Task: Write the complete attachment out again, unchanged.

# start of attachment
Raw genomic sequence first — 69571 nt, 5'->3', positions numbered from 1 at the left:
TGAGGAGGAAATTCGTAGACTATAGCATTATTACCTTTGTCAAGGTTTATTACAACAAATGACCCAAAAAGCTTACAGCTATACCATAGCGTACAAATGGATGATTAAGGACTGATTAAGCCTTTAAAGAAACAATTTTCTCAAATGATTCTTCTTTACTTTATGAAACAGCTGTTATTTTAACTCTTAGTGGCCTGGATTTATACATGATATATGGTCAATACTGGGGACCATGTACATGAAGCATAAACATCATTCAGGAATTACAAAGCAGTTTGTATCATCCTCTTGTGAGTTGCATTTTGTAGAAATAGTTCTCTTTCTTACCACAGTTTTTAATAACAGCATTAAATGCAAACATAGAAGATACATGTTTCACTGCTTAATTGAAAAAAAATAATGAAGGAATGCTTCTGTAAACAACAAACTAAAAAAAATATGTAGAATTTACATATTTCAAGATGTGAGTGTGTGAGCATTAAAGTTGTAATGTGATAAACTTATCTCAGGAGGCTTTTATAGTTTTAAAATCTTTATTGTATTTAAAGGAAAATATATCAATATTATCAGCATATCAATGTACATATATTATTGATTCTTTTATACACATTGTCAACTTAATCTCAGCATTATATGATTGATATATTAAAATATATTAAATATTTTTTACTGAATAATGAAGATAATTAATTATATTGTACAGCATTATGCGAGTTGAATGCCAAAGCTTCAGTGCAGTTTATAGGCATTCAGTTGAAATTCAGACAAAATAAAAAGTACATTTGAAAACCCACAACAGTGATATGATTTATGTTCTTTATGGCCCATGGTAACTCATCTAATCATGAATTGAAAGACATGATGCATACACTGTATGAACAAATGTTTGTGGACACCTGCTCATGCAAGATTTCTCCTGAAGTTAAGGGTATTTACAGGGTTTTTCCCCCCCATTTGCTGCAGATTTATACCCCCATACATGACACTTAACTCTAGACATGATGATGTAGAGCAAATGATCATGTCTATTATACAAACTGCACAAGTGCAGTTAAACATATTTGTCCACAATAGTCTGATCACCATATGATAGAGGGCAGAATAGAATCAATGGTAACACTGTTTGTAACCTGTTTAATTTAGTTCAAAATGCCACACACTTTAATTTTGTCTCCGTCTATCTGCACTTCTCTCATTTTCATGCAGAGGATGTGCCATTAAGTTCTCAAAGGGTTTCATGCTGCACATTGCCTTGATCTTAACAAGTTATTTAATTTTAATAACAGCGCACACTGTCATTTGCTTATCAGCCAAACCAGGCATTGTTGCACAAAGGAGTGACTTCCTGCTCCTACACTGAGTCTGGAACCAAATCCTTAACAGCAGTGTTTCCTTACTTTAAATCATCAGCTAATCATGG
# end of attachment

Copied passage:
Raw genomic sequence first — 69571 nt, 5'->3', positions numbered from 1 at the left:
TGAGGAGGAAATTCGTAGACTATAGCATTATTACCTTTGTCAAGGTTTATTACAACAAATGACCCAAAAAGCTTACAGCTATACCATAGCGTACAAATGGATGATTAAGGACTGATTAAGCCTTTAAAGAAACAATTTTCTCAAATGATTCTTCTTTACTTTATGAAACAGCTGTTATTTTAACTCTTAGTGGCCTGGATTTATACATGATATATGGTCAATACTGGGGACCATGTACATGAAGCATAAACATCATTCAGGAATTACAAAGCAGTTTGTATCATCCTCTTGTGAGTTGCATTTTGTAGAAATAGTTCTCTTTCTTACCACAGTTTTTAATAACAGCATTAAATGCAAACATAGAAGATACATGTTTCACTGCTTAATTGAAAAAAAATAATGAAGGAATGCTTCTGTAAACAACAAACTAAAAAAAATATGTAGAATTTACATATTTCAAGATGTGAGTGTGTGAGCATTAAAGTTGTAATGTGATAAACTTATCTCAGGAGGCTTTTATAGTTTTAAAATCTTTATTGTATTTAAAGGAAAATATATCAATATTATCAGCATATCAATGTACATATATTATTGATTCTTTTATACACATTGTCAACTTAATCTCAGCATTATATGATTGATATATTAAAATATATTAAATATTTTTTACTGAATAATGAAGATAATTAATTATATTGTACAGCATTATGCGAGTTGAATGCCAAAGCTTCAGTGCAGTTTATAGGCATTCAGTTGAAATTCAGACAAAATAAAAAGTACATTTGAAAACCCACAACAGTGATATGATTTATGTTCTTTATGGCCCATGGTAACTCATCTAATCATGAATTGAAAGACATGATGCATACACTGTATGAACAAATGTTTGTGGACACCTGCTCATGCAAGATTTCTCCTGAAGTTAAGGGTATTTACAGGGTTTTTCCCCCCCATTTGCTGCAGATTTATACCCCCATACATGACACTTAACTCTAGACATGATGATGTAGAGCAAATGATCATGTCTATTATACAAACTGCACAAGTGCAGTTAAACATATTTGTCCACAATAGTCTGATCACCATATGATAGAGGGCAGAATAGAATCAATGGTAACACTGTTTGTAACCTGTTTAATTTAGTTCAAAATGCCACACACTTTAATTTTGTCTCCGTCTATCTGCACTTCTCTCATTTTCATGCAGAGGATGTGCCATTAAGTTCTCAAAGGGTTTCATGCTGCACATTGCCTTGATCTTAACAAGTTATTTAATTTTAATAACAGCGCACACTGTCATTTGCTTATCAGCCAAACCAGGCATTGTTGCACAAAGGAGTGACTTCCTGCTCCTACACTGAGTCTGGAACCAAATCCTTAACAGCAGTGTTTCCTTACTTTAAATCATCAGCTAATCATGG